Housing developers are tracking opportunities to make coliving more accessible and easier to manage. But why are so many roomies getting together? The motivations may make the difference in the housing design.

Alex Schelldorf shares a sunny Chicago apartment with a man who creates messes but who doesn’t, Schelldorf says, clean them up. His roommate also leaves doors open long enough for Schelldorf’s Shiba Inu to escape and has a habit of making what Schelldorf considers to be insensitive offhand comments to guests. But Schelldorf won’t have to deal with these annoyances much longer. This roommate, who declined to comment on their relationship, is not renewing the lease, and Schelldorf, 31, who works for an education-and-health-research nonprofit, again finds himself back at square one: on the internet advertising for a roommate.

His search for a compatible roommate hasn’t been a complete bust, Schelldorf says, but it has made him reconsider the way the assorted people he’s lived with have affected his life, both emotionally and financially. Over the course of eight years, he’s moved 11 times and has lived with 10 roommates. He’s also lived alone three times. But with student loans, a high cost of living in the cities where he’s resided—including Washington, D.C., and Tampa, Florida—cohabitation has been beneficial for his lifestyle and, he says, for his mental health.

“I genuinely enjoy living with other people,” Schelldorf says. “It sounds weird to say this, but just [having] another warm body in the house is sometimes good.”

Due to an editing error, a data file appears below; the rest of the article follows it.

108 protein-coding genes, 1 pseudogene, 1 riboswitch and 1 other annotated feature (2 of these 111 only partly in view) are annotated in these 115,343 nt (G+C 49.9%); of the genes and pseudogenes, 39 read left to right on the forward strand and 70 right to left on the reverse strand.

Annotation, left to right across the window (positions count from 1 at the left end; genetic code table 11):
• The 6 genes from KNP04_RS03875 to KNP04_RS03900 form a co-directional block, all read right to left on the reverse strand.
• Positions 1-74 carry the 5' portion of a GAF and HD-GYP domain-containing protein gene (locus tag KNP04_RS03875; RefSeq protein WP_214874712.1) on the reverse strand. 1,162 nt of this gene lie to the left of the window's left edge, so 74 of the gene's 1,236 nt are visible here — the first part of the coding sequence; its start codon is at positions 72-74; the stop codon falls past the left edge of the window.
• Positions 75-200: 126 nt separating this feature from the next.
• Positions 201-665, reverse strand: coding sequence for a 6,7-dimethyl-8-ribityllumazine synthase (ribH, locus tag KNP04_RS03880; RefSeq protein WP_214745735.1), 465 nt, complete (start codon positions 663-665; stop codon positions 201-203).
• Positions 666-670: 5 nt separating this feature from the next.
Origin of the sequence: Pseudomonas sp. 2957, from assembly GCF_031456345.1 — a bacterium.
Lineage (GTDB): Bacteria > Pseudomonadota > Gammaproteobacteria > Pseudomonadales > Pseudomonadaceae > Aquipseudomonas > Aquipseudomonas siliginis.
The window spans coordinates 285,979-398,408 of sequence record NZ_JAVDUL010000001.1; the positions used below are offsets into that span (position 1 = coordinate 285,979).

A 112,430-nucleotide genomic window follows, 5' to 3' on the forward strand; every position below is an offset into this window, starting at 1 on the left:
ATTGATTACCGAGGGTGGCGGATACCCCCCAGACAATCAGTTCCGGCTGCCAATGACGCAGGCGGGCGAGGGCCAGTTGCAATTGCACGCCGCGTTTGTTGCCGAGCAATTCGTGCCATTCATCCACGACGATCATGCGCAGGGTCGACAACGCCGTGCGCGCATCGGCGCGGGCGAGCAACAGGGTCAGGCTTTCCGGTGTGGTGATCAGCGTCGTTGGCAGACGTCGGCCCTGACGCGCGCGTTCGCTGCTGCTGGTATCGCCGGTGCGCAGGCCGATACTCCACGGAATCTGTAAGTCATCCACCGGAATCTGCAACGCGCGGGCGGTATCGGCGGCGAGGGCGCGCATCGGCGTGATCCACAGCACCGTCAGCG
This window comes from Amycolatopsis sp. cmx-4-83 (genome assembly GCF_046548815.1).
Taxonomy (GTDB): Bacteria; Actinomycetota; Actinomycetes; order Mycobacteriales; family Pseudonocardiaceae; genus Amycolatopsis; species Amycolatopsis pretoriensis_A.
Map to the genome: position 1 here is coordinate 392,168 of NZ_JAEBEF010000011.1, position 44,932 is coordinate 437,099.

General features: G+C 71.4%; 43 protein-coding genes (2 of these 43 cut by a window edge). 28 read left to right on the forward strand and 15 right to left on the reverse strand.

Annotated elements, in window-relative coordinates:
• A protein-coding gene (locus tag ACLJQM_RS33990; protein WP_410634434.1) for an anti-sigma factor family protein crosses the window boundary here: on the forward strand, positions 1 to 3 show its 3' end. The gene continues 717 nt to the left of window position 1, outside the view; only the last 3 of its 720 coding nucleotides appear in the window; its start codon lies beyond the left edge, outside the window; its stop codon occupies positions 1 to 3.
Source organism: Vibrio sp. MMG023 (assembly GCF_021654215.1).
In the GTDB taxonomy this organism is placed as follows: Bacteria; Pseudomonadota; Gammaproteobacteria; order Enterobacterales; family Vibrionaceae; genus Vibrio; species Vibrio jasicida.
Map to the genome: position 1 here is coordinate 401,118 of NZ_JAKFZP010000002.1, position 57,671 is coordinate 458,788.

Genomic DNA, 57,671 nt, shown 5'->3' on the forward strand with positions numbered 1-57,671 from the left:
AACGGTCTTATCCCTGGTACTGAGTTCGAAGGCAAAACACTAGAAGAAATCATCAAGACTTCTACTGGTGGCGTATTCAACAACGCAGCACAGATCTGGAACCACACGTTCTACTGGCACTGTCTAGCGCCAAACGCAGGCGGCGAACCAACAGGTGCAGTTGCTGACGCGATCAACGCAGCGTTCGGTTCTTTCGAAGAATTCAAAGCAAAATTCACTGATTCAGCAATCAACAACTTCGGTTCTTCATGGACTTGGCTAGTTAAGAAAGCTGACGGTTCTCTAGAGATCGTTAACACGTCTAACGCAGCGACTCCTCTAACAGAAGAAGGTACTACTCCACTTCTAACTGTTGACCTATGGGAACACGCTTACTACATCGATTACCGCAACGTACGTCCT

For many Americans, cohabitating is a necessity, not just a preference. In decades past, many 20- and 30-somethings shared a household with their spouse—nearly half of the adult population lived with a spouse as recently as 2007—but lately, delayed marriage rates, climbing student-loan debt, and rising housing costs have led to increased numbers of doubled-up households, a term used by demographers to describe homes that include additional adults other than the householder or their partner. This includes people who live with roommates or parents. In 2015, about a quarter of Americans between the ages of 18 and 34 lived with roommates, up from 23 percent a decade prior, according to U.S. Census Bureau data. Nearly 32 percent of the overall American adult population lived in a shared household in 2017, an increase from about 29 percent in 1995, according to a Pew Research Center analysis of census data. In examining housing trends among young adults, Jonathan Vespa, a U.S. Census Bureau demographer, noted that by 2015, most adults between the ages of 18 and 34 were not living alone, or with a spouse or an unmarried romantic partner, a dramatic shift from the decade prior when most young adults in most of the country lived independently.

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